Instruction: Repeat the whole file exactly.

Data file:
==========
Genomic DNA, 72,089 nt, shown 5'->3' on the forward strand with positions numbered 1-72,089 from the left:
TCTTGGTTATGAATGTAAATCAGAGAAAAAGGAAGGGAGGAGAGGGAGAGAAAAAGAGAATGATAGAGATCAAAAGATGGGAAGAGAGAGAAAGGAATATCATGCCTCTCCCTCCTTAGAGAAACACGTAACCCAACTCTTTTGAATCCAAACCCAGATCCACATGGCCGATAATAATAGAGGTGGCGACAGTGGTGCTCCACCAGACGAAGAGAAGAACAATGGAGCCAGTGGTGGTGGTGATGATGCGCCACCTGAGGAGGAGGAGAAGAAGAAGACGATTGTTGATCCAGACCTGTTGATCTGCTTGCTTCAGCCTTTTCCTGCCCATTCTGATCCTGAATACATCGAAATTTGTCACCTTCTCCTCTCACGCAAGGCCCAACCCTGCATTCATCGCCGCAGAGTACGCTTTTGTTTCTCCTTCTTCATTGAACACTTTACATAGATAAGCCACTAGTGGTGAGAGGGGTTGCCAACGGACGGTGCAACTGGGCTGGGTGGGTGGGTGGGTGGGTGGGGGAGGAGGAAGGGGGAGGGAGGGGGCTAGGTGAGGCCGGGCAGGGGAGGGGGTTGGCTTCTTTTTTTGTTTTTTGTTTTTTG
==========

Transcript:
Genomic DNA, 72,089 nt, shown 5'->3' on the forward strand with positions numbered 1-72,089 from the left:
TCTTGGTTATGAATGTAAATCAGAGAAAAAGGAAGGGAGGAGAGGGAGAGAAAAAGAGAATGATAGAGATCAAAAGATGGGAAGAGAGAGAAAGGAATATCATGCCTCTCCCTCCTTAGAGAAACACGTAACCCAACTCTTTTGAATCCAAACCCAGATCCACATGGCCGATAATAATAGAGGTGGCGACAGTGGTGCTCCACCAGACGAAGAGAAGAACAATGGAGCCAGTGGTGGTGGTGATGATGCGCCACCTGAGGAGGAGGAGAAGAAGAAGACGATTGTTGATCCAGACCTGTTGATCTGCTTGCTTCAGCCTTTTCCTGCCCATTCTGATCCTGAATACATCGAAATTTGTCACCTTCTCCTCTCACGCAAGGCCCAACCCTGCATTCATCGCCGCAGAGTACGCTTTTGTTTCTCCTTCTTCATTGAACACTTTACATAGATAAGCCACTAGTGGTGAGAGGGGTTGCCAACGGACGGTGCAACTGGGCTGGGTGGGTGGGTGGGTGGGTGGGGGAGGAGGAAGGGGGAGGGAGGGGGCTAGGTGAGGCCGGGCAGGGGAGGGGGTTGGCTTCTTTTTTTGTTTTTTGTTTTTTG